Amnesty International Catalogs Syrian Violence

Thursday, July 12, 2012

A Syrian citizen holds the remains of a projectile shot by a tank near the town of Khan Sheikhun. (Getty)

Violence continues to increase and the pressure continues to cook in Syria. International organizations are working around the clock to aid as many civilians as possible.  

Amnesty International’s senior crisis response adviser Donatella Rovera recently wrote a 79-page report called "Deadly Reprisals." In it, Rovera describes Syria’s condition. Over a year has passed since the uprisings began, and it only seems to be getting worse. According to the Syrian Observatory for Human Rights, at least 17,000 people have already been killed. "I spoke to a family where seven members — four brothers and their three cousins — were shot dead in their home when the army swept through the village," Rovera recalls. "Then there bodies were set on fire." 

Having entered Syria without governmental permission, Rovera interviewed the beleaguered inhabitants of 23 of the country's small towns and villages. Security forces and government-armed criminals-turned-militiamen known as the shabiha are terrorizing the Syrian countryside and engaging in reckless destruction of lives and property, according to Rovera.

Rovera found a sense of disillusionment with the recent attempts by the United Nations to mitigate the chaotic violence that is gripping Syria and its people. "People were very, very scared, but they also wanted the world to know what was happening to them," she says. "They were asking why the international community has virtually deserted them, and that is what people just don't understand." 

The Amnesty International official fears that the state's brutal response to the uprising will set the stage for "revenge politics." The monopoly of violence is no longer solely in the hands of the state  — captured Syrian soldiers have been tortured and killed by opposition forces. "There is certainly a danger that, with more and more hatred building up every day [due to] the atrocities being committed by government forces and militia, then there will be revenge if and when things change," Rovera says. 

Reacting to Rovera's report is Syrian-American Farid Ghadry. Ghadry is the Syrian-born co-founder and president of the United States-based Reform Party of Syria, which is lobbying for regime change in Syria. The heightened violence coupled with the inaction of the international community could have extremely negative effects on the fabric of Syria and its future.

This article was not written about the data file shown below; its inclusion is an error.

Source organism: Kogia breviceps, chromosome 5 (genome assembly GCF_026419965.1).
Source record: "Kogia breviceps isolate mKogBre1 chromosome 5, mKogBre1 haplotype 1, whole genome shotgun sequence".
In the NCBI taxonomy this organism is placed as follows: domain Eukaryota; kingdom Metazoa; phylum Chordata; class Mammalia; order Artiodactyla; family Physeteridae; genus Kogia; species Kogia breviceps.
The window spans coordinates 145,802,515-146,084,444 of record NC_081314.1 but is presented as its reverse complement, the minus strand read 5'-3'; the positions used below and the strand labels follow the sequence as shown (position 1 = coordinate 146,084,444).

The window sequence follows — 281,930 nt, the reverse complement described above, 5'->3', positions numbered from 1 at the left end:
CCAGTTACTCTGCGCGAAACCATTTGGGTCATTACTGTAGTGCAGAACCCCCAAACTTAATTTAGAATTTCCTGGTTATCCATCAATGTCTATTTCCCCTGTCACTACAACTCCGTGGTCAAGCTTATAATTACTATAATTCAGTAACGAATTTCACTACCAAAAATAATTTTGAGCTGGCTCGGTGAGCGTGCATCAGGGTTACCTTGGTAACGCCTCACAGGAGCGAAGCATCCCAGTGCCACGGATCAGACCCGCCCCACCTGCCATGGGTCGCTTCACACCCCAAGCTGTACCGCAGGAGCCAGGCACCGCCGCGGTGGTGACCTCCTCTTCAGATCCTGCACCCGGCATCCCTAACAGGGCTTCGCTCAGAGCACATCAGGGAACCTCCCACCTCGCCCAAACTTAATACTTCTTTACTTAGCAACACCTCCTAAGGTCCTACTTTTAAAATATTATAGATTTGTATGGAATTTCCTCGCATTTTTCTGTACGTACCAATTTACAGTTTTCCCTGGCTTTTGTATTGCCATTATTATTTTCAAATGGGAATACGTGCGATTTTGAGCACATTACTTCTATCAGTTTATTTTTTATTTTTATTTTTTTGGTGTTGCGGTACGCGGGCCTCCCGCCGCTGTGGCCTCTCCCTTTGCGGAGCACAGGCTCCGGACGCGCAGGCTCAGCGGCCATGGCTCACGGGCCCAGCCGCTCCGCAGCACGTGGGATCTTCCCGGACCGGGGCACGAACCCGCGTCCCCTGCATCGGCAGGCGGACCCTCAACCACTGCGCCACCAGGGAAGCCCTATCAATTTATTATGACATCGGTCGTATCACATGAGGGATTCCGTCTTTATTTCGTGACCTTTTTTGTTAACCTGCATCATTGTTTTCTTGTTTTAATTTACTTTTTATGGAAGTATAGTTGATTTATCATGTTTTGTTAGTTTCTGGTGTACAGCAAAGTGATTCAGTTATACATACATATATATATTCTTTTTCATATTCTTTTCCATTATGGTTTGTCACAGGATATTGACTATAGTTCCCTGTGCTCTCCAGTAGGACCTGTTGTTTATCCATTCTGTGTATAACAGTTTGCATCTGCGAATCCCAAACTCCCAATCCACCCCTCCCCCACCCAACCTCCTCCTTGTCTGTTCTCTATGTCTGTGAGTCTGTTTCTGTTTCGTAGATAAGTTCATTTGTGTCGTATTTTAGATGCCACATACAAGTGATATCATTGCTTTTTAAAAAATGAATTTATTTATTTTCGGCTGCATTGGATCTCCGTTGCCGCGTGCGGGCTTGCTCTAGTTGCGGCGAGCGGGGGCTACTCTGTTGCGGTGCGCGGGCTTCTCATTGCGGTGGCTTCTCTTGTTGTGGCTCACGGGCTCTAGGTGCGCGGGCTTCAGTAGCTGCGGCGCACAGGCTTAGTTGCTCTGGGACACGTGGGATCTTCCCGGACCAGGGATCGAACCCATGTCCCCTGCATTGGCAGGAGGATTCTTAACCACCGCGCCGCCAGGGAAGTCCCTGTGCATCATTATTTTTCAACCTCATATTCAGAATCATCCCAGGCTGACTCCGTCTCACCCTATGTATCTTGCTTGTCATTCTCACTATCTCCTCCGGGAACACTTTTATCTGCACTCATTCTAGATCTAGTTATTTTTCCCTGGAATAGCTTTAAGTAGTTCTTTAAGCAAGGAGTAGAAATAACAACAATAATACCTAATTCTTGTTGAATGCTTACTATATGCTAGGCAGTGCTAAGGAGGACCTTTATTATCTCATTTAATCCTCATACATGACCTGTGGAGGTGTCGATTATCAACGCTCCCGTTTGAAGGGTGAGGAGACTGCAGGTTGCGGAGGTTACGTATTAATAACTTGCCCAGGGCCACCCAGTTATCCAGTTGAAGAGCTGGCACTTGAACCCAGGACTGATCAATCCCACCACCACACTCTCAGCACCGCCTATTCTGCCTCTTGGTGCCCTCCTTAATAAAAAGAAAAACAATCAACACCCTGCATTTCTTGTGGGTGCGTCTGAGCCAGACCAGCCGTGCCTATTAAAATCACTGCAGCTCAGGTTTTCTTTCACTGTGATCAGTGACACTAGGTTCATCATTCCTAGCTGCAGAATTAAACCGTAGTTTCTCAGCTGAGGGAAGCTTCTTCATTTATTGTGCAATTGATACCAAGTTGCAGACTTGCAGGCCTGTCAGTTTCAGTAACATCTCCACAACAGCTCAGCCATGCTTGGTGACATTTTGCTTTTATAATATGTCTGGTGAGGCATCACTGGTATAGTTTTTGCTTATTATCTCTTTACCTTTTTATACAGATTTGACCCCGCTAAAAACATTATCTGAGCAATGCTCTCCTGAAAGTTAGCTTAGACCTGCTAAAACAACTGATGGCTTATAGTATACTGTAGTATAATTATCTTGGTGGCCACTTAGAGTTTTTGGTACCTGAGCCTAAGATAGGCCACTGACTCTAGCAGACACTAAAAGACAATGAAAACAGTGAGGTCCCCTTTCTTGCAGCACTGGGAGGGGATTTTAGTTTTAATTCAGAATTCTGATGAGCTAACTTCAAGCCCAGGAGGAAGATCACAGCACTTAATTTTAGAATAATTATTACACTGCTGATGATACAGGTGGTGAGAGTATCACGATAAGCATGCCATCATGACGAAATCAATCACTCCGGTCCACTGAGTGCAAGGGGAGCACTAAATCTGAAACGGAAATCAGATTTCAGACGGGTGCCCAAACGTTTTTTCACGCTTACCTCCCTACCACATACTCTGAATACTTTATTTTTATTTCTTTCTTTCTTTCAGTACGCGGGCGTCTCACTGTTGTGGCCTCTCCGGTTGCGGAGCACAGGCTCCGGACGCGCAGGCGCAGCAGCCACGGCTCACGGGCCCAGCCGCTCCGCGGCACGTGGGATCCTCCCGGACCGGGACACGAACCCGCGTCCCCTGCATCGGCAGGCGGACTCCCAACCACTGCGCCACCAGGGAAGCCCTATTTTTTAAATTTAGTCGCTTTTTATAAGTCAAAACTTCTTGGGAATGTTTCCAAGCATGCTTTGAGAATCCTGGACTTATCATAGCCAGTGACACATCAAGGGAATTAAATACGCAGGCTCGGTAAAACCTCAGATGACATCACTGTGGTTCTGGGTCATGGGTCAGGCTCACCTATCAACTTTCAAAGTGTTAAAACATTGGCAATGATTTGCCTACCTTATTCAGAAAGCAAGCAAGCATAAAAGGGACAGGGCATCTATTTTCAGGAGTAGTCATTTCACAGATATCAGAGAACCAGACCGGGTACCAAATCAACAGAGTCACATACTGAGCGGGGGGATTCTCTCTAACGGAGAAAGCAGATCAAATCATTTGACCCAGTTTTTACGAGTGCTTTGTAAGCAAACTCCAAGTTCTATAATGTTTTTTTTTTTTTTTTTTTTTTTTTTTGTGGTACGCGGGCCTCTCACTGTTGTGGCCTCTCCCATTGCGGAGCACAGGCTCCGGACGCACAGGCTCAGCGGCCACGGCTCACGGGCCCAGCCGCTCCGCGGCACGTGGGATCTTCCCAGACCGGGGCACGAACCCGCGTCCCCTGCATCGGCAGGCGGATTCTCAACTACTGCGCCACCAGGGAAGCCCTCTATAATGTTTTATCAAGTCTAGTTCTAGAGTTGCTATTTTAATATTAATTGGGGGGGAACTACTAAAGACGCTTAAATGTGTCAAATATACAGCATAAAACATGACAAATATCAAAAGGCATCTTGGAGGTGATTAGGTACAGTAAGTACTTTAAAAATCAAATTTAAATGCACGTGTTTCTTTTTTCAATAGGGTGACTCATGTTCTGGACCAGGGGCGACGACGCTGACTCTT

"The [question] that Syrians have [is] why the international community is not coming to our assistance. Many of them are turning their anger towards the West, but also they're turning into extremist elements, elements of revenge, and into people who are just desperate." 

"Inaction has caused problems and will continue if we stay on the sideline," Ghadry says. He has urged Syrians to refrain from acts of vengeance against the state, but the tragedies wrought by the security forces and militias have been so devastating that the advice often falls on deaf ears. "It's very hard to tell someone whose family has been [killed] to hold off of revenge and to be more civil," he says. 

Guests:

Farid Ghadry and Donatella Rovera

Produced by:

Robert Balint, Ashley Wandishin and Jillian Weinberger

Comments [2]

I was disturbed that you quoted a representative of the Reform Party of Syria--who criticized President Obama--without indicating the political perspective of the Reform party. It turns out it is a conservative US based organization, whose founder is a defense contractor, an active participant in AIPAC and a supporter of former French President Sarkozy (source: Wikipedia). It is legitimate to have the party on but it should be identified so listeners have a framework to evaluate the remarks.

Similarly, in the period around the Supreme Court decision on the Affordable Car Act, the TakeAway had a "constitutional law" professor comment. He was critical of the law---it turned out that he was a prime litigant against the law. This was hinted at about two-thirds of the way through the interview.

I hope this is not a pattern of having inadequately identified partisans appearing to give "neutral" commentary.

Jul. 14 2012 09:00 AM
Breck from Denver, CO

While the violence is terrible, the "Syrian Opposition" is mostly the radical Muslim Brotherhood. For the Christian/Judaeo West to intervene to make yet another country safe for the free worlds enemies is not an option, especially if it involves sending more American kids to die for a bunch of ingrates.

Jul. 12 2012 08:50 AM

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